A network device, e.g., a switch or a router, in a networked computer system may receive frames and store the frames in a memory having memory regions. The frames include header and payload portions. The header portions of the frames may be of a size that causes the payloads to be misaligned in the memory regions, i.e., not aligned on memory region boundaries, when the frame is stored in the memory.
The network device may include an alignment module that inserts a dummy portion in the frame. The presence of the dummy portion may shift the position of the payload in the memory such that the payload is aligned on a memory region boundary.
In an embodiment, the received frames may be Ethernet frames, which encapsulate IP packets. The frames may have an n-bit header and the memory may have m-bit memory regions, where the ratio n/m has a non-zero remainder p. The alignment module may generate a non-data portion consisting of x bits, where x=m*c+p and c is an integer. The alignment module may modify the received frames to shift the payloads in the memory regions such that the payloads are aligned on memory region boundaries.
DESCRIPTION OF DRAWINGS
FIG. 1 is a block diagram of an Ethernet frame format.
FIG. 2 is a block diagram of a system including a network device according to an embodiment.
FIG. 3 is a block diagram of memory device including a frame with a misaligned payload.
FIG. 4 is a flowchart describing an alignment operation.
FIG. 5 is a block diagram of an Ethernet frame with prefixed dummy bytes.
FIG. 6 is a block diagram of memory device including a frame with an aligned payload.
FIG. 7 is a block diagram of an Ethernet frame with dummy bytes inserted between the header and the payload.
FIG. 2 shows a system according to an embodiment. The system may be part of a networked computer system, e.g., a wired or wireless Ethernet LAN (Local Area Network). The system may include a transceiver 210 and a network device 212. The network device may include a switch 215, a CPU (Central Processing Unit) 220 with a buffer memory 240, and a TCP/IP software stack 235. The CPU 220 may be tightly coupled to the switch. For example, the CPU may be embedded in the switch.
The transceiver may transmit frames, such as the Ethernet frame 100 shown in FIG. 1, to the switch. The switch may channel incoming frames from any of multiple input ports to the specific output port that will take the frame toward its intended destination. The switch may use the physical device (MAC) address in incoming frames to determine which port to forward the frame to and out of The frame may then be forwarded to another device in the network.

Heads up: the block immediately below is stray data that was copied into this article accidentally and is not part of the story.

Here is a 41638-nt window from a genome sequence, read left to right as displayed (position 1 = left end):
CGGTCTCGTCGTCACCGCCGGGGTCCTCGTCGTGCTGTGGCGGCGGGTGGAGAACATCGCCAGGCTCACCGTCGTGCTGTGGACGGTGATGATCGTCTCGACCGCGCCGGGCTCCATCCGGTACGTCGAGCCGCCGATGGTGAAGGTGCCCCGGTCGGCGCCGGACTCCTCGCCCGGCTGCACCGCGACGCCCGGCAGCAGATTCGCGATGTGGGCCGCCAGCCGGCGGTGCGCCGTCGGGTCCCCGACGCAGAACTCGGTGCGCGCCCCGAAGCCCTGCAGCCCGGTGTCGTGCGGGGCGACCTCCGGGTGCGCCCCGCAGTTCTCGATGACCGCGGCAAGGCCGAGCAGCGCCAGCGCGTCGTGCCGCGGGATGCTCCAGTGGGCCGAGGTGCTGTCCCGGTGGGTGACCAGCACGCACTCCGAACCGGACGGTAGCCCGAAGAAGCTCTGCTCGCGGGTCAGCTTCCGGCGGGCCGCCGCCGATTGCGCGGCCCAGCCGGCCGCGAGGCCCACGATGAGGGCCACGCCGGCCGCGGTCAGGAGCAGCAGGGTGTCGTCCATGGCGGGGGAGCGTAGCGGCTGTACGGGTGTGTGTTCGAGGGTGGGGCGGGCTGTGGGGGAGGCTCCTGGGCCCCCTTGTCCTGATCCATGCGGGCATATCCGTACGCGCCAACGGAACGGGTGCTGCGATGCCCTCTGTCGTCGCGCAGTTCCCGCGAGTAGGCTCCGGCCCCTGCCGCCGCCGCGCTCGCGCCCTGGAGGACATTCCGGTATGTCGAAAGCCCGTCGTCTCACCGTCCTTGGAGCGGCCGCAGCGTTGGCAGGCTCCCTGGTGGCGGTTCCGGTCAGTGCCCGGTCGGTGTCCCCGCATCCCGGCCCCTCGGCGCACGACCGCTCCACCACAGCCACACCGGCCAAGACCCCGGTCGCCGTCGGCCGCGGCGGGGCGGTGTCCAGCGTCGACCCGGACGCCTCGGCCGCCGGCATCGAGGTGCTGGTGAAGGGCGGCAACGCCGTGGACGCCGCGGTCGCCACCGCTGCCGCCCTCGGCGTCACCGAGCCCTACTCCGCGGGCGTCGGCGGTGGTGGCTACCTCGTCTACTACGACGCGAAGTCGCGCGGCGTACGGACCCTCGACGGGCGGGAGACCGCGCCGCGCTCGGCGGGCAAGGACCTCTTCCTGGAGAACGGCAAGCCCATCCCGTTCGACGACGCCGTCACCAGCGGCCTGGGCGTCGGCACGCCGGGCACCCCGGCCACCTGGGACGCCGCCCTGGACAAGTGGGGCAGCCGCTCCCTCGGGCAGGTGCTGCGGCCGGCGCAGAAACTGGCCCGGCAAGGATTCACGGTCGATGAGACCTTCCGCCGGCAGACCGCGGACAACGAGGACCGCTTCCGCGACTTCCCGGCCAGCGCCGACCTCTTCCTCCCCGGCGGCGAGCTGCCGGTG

In some instances, information in the IP packet in the payload of a frame may be needed by the switch. For example, the IP packet may be destined for another network 230. The switch, which may have routing capabilities (e.g., a Level 3 switch) or include a router, may use information in the IP header to route the IP packet to the other network. The CPU may use the TCP/IP stack 235 to extract the payload (i.e., the IP packet) from the frame. The switch may then use the information in the IP packet header to route the packet.
The CPU 220 may store a received Ethernet frame in the memory 240. In an embodiment, the memory may be partitioned into 4 byte (32-bit or word) memory regions 245. As shown in FIG. 3, in a standard Ethernet frame such as that shown in FIG. 1, the payload (e.g., IP packet) may not be aligned on a 4 byte boundary 305 if stored in the memory 240. The 14 bytes of header information including the MAC DA, MAC SA, and Type portions causes the payload to be misaligned by 2 bytes in a memory region 310.
The operating system utilized by the CPU may require the payload to be aligned on the 4-byte boundaries in the memory 240 for processing. If the payload is misaligned, the TCP/IP stack 235 may copy the payload (e.g., IP packet) into an alternative memory on the 4 byte boundaries (i.e., align the payload) and then use the copy in the alternative memory. However, this extra step may decrease performance in the switch.
In an embodiment, the network device may include an alignment module 260 that modifies the frames received at the switch to avoid such performance issues. FIG. 4 is a flowchart describing an alignment operation according to an embodiment. The alignment module 260 intercepts frames sent to the CPU (block 405) and prefixes two dummy bytes 505 to the beginning of the frames (block 410), as shown in FIG. 5. The frame is then stored in the memory (block 415). The dummy bytes extend the header to 16 bytes, which shifts the frame in the memory to align the payload on the 4-byte boundaries 305. The CPU 220 and TCP/IP stack 235 may be configured to ignore the dummy bytes 505, and locate and access the frame header information in the shifted byte locations (block 420). Consequently, the TCP/IP stack does not need to copy the payload to an alternative memory, thereby avoiding the performance issue.
In an alternative embodiment, the alignment module may suffix the dummy portion to the header, i.e., insert the dummy portion between the header and the payload, as shown in FIG. 7.
FIG. 1 illustrates an Ethernet frame in accordance with the IEEE 802.3 standard. However, other types of frames may benefit from the alignment technique. For example, an Ethernet V2 frame with an 802.1Q (VLAN) tag has an 18 byte header. Appending a two byte dummy portion to the header of such a frame would align the payload on the memory region boundaries 305 of the memory 240 (FIG. 3). Other frame formats include, for example, Ethernet V2 (14 byte header), Ethernet with 802.3 LLC/SNAP (22 byte header), and Ethernet with 802.3 LLC/SNAP and 802.1Q tag (26 byte header).
A number of embodiments have been described. Nevertheless, it will be understood that various modifications may be made without departing from the spirit and scope of the invention. For example, blocks in the flowcharts may be skipped or performed out of order and still produce desirable results. Accordingly, other embodiments are within the scope of the following claims.
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|Jul 11, 2014||FPAY||Fee payment|
Year of fee payment: 4